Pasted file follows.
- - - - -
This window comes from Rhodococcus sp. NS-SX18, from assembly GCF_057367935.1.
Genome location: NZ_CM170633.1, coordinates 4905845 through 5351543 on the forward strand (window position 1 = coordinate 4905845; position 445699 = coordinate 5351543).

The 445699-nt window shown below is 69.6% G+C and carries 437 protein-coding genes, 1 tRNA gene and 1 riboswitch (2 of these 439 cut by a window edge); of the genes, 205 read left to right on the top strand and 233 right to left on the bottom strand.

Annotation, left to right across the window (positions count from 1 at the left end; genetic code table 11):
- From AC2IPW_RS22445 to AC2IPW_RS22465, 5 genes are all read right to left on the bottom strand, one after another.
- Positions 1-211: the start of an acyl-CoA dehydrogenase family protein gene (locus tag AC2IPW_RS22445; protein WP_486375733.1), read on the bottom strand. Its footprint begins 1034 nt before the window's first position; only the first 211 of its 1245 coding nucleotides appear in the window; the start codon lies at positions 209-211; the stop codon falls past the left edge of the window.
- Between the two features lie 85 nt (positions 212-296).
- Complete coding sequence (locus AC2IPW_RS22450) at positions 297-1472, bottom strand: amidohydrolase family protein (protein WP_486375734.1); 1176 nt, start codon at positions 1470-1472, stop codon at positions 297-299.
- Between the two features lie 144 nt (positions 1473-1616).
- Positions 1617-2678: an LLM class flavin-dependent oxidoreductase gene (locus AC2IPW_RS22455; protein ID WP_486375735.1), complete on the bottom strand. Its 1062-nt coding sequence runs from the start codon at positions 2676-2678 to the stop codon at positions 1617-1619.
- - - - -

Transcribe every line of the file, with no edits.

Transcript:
This window comes from Rhodococcus sp. NS-SX18, from assembly GCF_057367935.1.
Genome location: NZ_CM170633.1, coordinates 4905845 through 5351543 on the forward strand (window position 1 = coordinate 4905845; position 445699 = coordinate 5351543).

The 445699-nt window shown below is 69.6% G+C and carries 437 protein-coding genes, 1 tRNA gene and 1 riboswitch (2 of these 439 cut by a window edge); of the genes, 205 read left to right on the top strand and 233 right to left on the bottom strand.

Annotation, left to right across the window (positions count from 1 at the left end; genetic code table 11):
- From AC2IPW_RS22445 to AC2IPW_RS22465, 5 genes are all read right to left on the bottom strand, one after another.
- Positions 1-211: the start of an acyl-CoA dehydrogenase family protein gene (locus tag AC2IPW_RS22445; protein WP_486375733.1), read on the bottom strand. Its footprint begins 1034 nt before the window's first position; only the first 211 of its 1245 coding nucleotides appear in the window; the start codon lies at positions 209-211; the stop codon falls past the left edge of the window.
- Between the two features lie 85 nt (positions 212-296).
- Complete coding sequence (locus AC2IPW_RS22450) at positions 297-1472, bottom strand: amidohydrolase family protein (protein WP_486375734.1); 1176 nt, start codon at positions 1470-1472, stop codon at positions 297-299.
- Between the two features lie 144 nt (positions 1473-1616).
- Positions 1617-2678: an LLM class flavin-dependent oxidoreductase gene (locus AC2IPW_RS22455; protein ID WP_486375735.1), complete on the bottom strand. Its 1062-nt coding sequence runs from the start codon at positions 2676-2678 to the stop codon at positions 1617-1619.